The good old whitebox PC that many of us associate with boring beige boxes has almost disappeared from retail markets. Although business-class systems remain rather simple devices, the consumer market is now fragmented and colorful. Fancy gaming systems and powerful overclocking PCs for enthusiasts are available with or without in-your-face designs and mods. Traditional home PCs are being replaced by more space-efficient notebooks.
However, two additional PC types are conquering the living room: small, low-cost nettop PCs and HTPCs (home theater PCs), which offer all the functionality of a standard PC, but feature additional enhancements for living room-type applications. This extra functionality, combined with the aesthetic demands of a very public, visible environment, demands a very special housing.
In all actuality, most PCs can serve as an HTPC, but there are several points that require careful consideration.
First, you want to be sure that the system is powerful enough to play and record all audio and video sources, including full bit rate high-def streams. Modern integrated graphics solutions, such as AMD’s 780/785G with Radeon HD 3200/4200 graphics, Intel’s G45 with GMA X4500HD, and the Nvidia GeForce 9300/9400, are all capable of handling MPEG-2, VC-1, and H.264 when paired with a decent processor.
However, HD video playback doesn’t stop with handling audio and video. Playback also requires decryption, which requires computing power. We want a processor that can handle everything. Hence, we recommend a 2.5 GHz dual-core CPU or better. Two gigabytes of RAM should be sufficient, but more sure doesn’t hurt for Windows 7 or Vista running Media Center.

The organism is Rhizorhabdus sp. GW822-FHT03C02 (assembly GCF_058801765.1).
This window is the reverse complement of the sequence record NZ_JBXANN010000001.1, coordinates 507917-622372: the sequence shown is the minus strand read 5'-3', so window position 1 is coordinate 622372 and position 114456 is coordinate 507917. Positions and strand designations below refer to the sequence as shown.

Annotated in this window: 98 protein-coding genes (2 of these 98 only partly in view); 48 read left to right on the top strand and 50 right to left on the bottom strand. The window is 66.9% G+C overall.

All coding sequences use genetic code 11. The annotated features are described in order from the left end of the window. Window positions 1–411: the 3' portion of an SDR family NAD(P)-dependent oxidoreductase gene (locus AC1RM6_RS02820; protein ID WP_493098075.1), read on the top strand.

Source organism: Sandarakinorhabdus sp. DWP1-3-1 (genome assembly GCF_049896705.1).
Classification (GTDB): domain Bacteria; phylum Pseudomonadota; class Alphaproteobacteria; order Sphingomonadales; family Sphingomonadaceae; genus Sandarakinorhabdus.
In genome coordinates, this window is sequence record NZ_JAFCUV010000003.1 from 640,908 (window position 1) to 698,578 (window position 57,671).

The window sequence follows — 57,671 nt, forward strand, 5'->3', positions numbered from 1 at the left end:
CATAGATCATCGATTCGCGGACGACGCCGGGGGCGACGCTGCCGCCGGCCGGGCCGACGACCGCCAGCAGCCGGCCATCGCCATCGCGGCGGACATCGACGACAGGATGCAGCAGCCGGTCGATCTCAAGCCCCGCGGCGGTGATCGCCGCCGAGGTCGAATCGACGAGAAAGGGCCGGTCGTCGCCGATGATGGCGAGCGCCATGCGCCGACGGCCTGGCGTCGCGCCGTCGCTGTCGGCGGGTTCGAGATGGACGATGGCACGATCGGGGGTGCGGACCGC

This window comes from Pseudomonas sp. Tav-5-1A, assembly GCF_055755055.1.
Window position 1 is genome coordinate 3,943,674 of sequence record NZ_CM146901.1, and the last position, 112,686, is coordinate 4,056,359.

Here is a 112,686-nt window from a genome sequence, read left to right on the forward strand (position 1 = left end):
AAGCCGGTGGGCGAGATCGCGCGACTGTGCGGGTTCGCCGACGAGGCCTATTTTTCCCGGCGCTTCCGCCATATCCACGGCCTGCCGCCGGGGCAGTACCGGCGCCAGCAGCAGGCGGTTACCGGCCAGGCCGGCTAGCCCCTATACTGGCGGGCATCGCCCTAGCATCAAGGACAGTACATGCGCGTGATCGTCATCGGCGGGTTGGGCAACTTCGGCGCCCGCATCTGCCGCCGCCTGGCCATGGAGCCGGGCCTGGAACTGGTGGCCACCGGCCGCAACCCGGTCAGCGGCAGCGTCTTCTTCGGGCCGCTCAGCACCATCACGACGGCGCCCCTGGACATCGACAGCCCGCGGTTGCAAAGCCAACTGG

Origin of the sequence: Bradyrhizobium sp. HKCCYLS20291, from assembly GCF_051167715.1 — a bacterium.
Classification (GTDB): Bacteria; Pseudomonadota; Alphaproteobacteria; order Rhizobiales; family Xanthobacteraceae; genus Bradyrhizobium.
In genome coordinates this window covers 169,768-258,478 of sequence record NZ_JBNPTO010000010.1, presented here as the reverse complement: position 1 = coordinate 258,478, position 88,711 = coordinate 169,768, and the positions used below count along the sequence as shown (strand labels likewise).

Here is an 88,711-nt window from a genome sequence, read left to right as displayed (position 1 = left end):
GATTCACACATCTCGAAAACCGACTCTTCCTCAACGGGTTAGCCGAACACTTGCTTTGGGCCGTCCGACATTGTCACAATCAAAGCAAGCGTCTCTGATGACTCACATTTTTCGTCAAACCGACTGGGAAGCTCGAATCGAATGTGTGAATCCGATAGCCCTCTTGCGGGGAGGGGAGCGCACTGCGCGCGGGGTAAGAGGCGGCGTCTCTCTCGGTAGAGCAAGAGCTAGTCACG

Enthusiasts will want to pay more attention to the platform nuances. Only Intel and Nvidia support 8-channel LPCM audio via HDMI through their integrated graphics solutions, which is necessary if you want to decode DTS-HD or Dolby TrueHD 7.1 audio on the PC and then send 16-bit, 48 kHz sound to your receiver.
Currently, there are also a couple of options for bitstreaming those high-def audio formats, too. You could use a discrete audio card, such as Asus’s Xonar HDAV 1.3,. Or, you could go with a video card like AMD's Radeon HD 5870, which has a protected audio path and now requires software support from companies like CyberLink and Arcsoft.
Finally, there’s the HTPC case, which plays a role in defining the power supply, remote control, form factor, cooling options, and visual appearance you achieve here. Some HTPC cases come with integrated touchscreen displays. Others feature a small vacuum fluorescent display (VFD), or no display at all. There are full-height and slim designs, full ATX and microATX. This article looks at four mainstream HTPC cases by GMC, Moneual, and Silverstone in the price range of up to $360.